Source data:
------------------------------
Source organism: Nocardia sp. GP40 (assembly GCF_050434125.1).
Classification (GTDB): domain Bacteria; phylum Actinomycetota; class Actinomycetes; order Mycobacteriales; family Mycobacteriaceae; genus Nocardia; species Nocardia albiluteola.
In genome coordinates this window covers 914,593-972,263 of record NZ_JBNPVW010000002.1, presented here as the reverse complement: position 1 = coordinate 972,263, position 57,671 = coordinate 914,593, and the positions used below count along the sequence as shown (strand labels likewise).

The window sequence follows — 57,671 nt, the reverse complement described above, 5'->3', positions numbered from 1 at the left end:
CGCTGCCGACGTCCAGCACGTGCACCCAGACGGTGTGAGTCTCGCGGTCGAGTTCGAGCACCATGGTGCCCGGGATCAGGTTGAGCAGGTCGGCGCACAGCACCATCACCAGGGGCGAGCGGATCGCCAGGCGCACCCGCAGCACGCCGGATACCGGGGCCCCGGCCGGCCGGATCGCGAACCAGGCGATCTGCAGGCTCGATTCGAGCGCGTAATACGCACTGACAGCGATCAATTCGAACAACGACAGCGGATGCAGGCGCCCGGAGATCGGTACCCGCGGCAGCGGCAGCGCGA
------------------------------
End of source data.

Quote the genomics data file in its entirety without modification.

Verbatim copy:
Source organism: Nocardia sp. GP40 (assembly GCF_050434125.1).
Classification (GTDB): domain Bacteria; phylum Actinomycetota; class Actinomycetes; order Mycobacteriales; family Mycobacteriaceae; genus Nocardia; species Nocardia albiluteola.
In genome coordinates this window covers 914,593-972,263 of record NZ_JBNPVW010000002.1, presented here as the reverse complement: position 1 = coordinate 972,263, position 57,671 = coordinate 914,593, and the positions used below count along the sequence as shown (strand labels likewise).

The window sequence follows — 57,671 nt, the reverse complement described above, 5'->3', positions numbered from 1 at the left end:
CGCTGCCGACGTCCAGCACGTGCACCCAGACGGTGTGAGTCTCGCGGTCGAGTTCGAGCACCATGGTGCCCGGGATCAGGTTGAGCAGGTCGGCGCACAGCACCATCACCAGGGGCGAGCGGATCGCCAGGCGCACCCGCAGCACGCCGGATACCGGGGCCCCGGCCGGCCGGATCGCGAACCAGGCGATCTGCAGGCTCGATTCGAGCGCGTAATACGCACTGACAGCGATCAATTCGAACAACGACAGCGGATGCAGGCGCCCGGAGATCGGTACCCGCGGCAGCGGCAGCGCGA